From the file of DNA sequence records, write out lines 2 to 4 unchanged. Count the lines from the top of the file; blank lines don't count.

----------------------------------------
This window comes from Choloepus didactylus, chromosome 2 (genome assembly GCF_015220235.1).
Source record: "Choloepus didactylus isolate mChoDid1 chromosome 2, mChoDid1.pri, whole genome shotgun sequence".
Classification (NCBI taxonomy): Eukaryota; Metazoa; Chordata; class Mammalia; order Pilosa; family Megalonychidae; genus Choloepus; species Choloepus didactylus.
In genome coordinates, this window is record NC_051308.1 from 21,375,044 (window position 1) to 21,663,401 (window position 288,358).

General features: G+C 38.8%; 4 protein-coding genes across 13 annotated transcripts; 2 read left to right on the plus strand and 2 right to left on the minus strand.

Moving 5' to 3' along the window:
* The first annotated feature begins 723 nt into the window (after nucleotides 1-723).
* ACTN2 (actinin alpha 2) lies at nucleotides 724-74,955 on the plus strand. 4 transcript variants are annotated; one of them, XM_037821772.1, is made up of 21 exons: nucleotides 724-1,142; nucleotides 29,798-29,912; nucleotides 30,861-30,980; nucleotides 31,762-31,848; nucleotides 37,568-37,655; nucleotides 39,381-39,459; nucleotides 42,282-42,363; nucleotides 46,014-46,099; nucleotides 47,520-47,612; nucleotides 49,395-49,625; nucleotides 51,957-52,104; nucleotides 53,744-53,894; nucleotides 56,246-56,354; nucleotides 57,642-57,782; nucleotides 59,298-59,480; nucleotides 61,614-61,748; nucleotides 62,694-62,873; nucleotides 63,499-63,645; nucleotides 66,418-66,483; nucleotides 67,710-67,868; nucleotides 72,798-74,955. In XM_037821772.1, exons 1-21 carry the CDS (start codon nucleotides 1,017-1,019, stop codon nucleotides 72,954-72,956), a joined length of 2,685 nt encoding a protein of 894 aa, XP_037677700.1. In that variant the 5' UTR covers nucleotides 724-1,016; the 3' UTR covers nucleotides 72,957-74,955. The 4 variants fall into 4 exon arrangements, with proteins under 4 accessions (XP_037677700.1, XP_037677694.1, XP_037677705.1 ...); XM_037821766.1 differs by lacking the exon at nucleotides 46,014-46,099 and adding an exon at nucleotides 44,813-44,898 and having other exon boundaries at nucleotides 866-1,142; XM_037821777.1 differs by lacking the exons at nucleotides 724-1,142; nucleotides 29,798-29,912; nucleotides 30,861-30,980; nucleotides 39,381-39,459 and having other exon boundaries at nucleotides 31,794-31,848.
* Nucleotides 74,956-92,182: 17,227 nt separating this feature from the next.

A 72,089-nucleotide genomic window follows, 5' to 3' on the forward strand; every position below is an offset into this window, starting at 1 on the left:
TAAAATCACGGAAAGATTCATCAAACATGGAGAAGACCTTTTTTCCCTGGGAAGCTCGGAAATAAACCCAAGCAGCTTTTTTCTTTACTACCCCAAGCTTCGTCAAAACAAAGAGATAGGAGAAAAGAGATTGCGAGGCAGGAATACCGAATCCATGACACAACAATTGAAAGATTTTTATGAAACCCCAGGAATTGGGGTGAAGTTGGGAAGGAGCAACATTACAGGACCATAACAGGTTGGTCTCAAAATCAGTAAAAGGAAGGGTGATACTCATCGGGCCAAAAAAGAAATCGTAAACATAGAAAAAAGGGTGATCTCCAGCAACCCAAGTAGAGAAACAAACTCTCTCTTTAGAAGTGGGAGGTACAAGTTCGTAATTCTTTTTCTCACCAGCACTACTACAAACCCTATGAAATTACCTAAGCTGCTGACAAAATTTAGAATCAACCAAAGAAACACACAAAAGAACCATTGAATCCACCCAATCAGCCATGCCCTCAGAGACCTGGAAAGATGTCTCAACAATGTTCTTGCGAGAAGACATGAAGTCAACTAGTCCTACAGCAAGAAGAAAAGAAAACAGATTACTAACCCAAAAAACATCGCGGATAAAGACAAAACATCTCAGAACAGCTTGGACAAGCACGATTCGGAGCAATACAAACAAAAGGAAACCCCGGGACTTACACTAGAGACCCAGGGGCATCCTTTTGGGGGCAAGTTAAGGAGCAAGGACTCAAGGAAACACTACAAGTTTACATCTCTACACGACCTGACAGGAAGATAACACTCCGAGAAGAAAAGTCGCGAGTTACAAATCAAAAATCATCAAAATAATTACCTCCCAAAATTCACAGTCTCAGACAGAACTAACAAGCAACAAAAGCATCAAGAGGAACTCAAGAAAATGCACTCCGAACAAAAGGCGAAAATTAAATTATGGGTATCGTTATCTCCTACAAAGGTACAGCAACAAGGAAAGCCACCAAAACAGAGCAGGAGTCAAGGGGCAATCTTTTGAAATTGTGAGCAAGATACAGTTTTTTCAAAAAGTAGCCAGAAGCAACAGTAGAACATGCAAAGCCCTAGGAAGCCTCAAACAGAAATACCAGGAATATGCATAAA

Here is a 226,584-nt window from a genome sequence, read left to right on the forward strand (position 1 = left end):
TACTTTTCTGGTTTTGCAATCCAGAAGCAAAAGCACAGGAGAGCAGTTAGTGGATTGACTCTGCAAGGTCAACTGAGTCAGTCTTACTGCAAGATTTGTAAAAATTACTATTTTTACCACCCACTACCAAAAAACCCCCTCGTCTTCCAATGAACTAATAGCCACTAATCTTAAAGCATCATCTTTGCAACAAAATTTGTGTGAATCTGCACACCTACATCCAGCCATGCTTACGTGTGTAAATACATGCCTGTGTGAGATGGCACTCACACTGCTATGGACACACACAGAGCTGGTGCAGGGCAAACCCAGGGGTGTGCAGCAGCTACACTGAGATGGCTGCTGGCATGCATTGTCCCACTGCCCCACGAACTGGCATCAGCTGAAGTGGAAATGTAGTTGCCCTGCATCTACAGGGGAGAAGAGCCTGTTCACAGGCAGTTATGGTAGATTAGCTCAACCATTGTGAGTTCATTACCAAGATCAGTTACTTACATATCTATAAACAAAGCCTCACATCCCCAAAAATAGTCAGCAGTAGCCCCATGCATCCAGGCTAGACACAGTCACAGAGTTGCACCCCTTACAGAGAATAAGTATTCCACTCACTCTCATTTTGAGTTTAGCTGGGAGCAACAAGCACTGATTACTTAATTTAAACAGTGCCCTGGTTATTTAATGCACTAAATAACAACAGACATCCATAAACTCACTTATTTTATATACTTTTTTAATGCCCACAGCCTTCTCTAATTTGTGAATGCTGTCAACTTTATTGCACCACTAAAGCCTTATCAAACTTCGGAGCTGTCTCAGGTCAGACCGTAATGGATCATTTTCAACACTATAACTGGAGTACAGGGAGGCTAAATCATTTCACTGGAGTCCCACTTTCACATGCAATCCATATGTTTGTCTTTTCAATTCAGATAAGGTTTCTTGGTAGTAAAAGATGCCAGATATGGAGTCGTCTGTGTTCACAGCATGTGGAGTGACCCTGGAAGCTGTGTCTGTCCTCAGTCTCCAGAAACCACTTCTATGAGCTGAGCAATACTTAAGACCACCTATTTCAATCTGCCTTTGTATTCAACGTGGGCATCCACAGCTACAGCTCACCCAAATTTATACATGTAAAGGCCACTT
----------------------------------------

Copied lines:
Source record: "Choloepus didactylus isolate mChoDid1 chromosome 2, mChoDid1.pri, whole genome shotgun sequence".
Classification (NCBI taxonomy): Eukaryota; Metazoa; Chordata; class Mammalia; order Pilosa; family Megalonychidae; genus Choloepus; species Choloepus didactylus.
In genome coordinates, this window is record NC_051308.1 from 21,375,044 (window position 1) to 21,663,401 (window position 288,358).